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Truliant FCU Raises Fear of Being Declined in New Website Pitch for Opt-in Debit Card Overdraft Protection

By Jim Bruene on June 10, 2010 3:50 PM | Comments (1)

image Three weeks ago I noticed that North Carolina-based Truliant Federal Credit Union had posted a highly visible opt-in overdraft pitch on its login page (see screenshot #5, below). I checked back today and found that the CU is still running a login page ad, albeit smaller (ss #2), and has also taken the message to its homepage (ss #1).

The new ads are more fear-based compared to the previous friend-of-the-customer approach (see note 1). In addition, the 180,000-member CU has moved to an online opt-in form (ss #4). Previously, customers could only ask for someone to contact them (ss #6).

Truliant has considerably simplified the landing-page message. In May, it offered a credit line option in addition to the simple $29-per-item system (ss #6). Apparently, that wasn't working as well as hoped. Now, members clicking on either the homepage or login-page promo receive a short, semi-urgent message (ss #3) that links to the online opt-in form.

Analysis: While I think the CU does an adequate job explaining the new opt-in options (see note 2 for suggested improvements), I'm disappointed it moved away from giving the credit line option equal billing. With an APR of 6.5% to 11.5% and no transaction/advance fees, it's a much more cost-effective option (note 3).   

1. Truliant FCU homepage visitors receive a large homepage pitch to opt-in for overdraft protection (10 June 2010)
Note: It must be a brand new banner since the underlying hyperlink, after the ads have cycled once, has a typo causing it to lead to an error page (9:25 AM PDT)

image

2. Overdraft protection message on login page (link, 10 June 2010)

image

3. Landing page (link, 10 June 2010)       4. Opt-in form (link,10 June 2010)
Click to enlarge                                           Click to enlarge

image    image

5. Previous login page had two ads for OD protection (20 May 2010)

image

6. Previous landing page included a line-of-credit option (link, 20 May 2010)
Note: In May there was no online opt-in form; interested members could only select a "contact me" button. The landing page now links to the form shown in #4 above.

image

Notes:
I hate singling out Truliant for this post. It has one of the best blogs in all of banking that does a great job educating and connecting with members. And because the CU has done a decent job with the overdraft opt-in process, I'd give it a B or B- grade. But my job is to look for potential improvements, so here goes.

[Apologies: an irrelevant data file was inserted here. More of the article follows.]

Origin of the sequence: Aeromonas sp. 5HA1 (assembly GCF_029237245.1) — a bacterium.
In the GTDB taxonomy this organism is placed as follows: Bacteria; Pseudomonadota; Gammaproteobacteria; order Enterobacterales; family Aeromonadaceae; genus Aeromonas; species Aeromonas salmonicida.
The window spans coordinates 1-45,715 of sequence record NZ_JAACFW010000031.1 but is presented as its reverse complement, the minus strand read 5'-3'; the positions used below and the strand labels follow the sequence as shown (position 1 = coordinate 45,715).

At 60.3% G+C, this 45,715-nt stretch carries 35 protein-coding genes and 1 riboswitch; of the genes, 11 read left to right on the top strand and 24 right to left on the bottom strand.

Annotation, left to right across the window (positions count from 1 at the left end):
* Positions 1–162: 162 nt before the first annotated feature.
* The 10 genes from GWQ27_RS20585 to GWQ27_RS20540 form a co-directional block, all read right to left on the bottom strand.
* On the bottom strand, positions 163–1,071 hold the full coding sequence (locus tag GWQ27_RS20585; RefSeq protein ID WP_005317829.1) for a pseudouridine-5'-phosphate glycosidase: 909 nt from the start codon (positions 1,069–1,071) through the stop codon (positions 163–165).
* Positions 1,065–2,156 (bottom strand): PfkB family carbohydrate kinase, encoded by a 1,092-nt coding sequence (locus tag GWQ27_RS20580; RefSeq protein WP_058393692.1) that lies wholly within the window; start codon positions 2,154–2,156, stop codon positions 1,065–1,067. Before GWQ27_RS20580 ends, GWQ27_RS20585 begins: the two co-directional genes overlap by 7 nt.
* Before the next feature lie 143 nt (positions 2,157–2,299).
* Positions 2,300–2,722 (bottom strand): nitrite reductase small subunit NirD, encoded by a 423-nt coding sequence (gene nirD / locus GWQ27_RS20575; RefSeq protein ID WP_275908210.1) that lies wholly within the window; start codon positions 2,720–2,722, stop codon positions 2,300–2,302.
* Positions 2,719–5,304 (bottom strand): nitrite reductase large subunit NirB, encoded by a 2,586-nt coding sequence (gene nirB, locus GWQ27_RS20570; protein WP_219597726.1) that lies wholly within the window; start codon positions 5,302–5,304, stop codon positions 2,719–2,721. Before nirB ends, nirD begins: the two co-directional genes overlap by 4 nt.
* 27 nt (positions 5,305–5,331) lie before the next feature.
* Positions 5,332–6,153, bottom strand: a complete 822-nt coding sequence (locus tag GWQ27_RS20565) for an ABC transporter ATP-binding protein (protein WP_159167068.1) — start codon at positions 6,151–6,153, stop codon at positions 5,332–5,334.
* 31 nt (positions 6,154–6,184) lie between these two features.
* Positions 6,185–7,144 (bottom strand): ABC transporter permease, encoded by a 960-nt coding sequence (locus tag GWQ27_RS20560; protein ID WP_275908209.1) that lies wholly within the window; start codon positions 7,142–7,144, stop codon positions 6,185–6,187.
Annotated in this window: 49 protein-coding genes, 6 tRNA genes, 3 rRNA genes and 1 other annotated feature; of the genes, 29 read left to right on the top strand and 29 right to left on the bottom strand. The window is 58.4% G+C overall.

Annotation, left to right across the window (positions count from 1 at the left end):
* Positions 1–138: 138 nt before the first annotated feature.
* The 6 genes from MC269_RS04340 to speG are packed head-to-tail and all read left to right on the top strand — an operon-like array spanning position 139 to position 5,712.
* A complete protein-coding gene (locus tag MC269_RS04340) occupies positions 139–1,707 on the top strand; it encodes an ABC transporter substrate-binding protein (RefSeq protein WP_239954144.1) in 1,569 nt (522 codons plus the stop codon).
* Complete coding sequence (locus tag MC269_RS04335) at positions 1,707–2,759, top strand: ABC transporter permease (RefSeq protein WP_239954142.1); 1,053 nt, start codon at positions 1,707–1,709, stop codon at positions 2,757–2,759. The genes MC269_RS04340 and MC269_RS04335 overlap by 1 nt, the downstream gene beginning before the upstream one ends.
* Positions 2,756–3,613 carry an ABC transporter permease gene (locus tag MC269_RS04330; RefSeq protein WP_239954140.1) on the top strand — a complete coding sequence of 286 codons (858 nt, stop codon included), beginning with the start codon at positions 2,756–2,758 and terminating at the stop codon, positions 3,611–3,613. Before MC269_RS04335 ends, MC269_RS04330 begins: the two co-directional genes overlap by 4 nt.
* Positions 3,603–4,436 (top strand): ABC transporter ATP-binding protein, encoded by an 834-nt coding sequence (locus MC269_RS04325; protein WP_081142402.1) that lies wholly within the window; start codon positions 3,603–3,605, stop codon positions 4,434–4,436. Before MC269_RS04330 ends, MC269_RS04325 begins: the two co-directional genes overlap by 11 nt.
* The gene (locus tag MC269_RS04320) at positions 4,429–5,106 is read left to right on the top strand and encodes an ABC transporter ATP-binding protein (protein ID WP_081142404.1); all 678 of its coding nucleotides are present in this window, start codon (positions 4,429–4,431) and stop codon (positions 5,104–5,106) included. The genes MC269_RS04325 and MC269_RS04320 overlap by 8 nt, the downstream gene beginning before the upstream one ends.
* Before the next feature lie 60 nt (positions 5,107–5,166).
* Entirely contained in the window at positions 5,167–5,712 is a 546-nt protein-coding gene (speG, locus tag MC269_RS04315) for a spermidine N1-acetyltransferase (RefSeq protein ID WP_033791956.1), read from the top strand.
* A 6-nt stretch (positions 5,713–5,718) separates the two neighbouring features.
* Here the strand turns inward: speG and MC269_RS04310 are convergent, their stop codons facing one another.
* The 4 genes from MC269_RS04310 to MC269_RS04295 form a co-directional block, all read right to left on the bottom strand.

1. Is making members afraid of using their Truliant debit card really a good way to endear them to the brand? Sure, the ads are likely to produce clickthroughs and they definitely don't cross over into the misleading category, but is there a little "crying wolf" here? Something to think about.

2. Other suggestions for improvement:

  • The three choices on the online form are not as clear as they could be. The most popular choice, number 2, has both a YES and NO in it. That's the kind of wording that gives your members a headache. It would be far simpler if you just asked customers to tell you which types of transactions they want covered:
       A. Paper checks and automatic drafts (yes/no)
       B. Debit card transactions that don't require a PIN (yes/no)
  • The landing page confuses the matter by using three different terms (debit without PIN, debit, and signature debit) without providing a detailed definition. At minimum, a link to a clear definition of the term should be included.
  • The landing page says you have to "opt in again by August 15." That sounds like I need to do something now and something again later this summer.
  • The "nightmare" scenario presented on the landing page, being denied at the grocery store POS when you have a hungry family to feed, is a good example of the downside of not electing to have debit-card OD protection. And even though the $29 charge is mentioned in the previous paragraph, members skimming the landing page may still not understand it will cost them $29 to avoid this embarrassment/hassle. I'd go overboard here and place an asterisk by this line and disclose the $29 fee again in fine print at the bottom.  

3. If the problem is that it's too hard to qualify for the credit line, the CU should consider a higher-APR and/or more-fee version for riskier members.

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Hi. I think everything you said in this write up is pretty much true. I am currently conducting a study about online credit card applications and other credit account information and somehow, Google led me to this. I think I'll be visiting your blog more often from now on.

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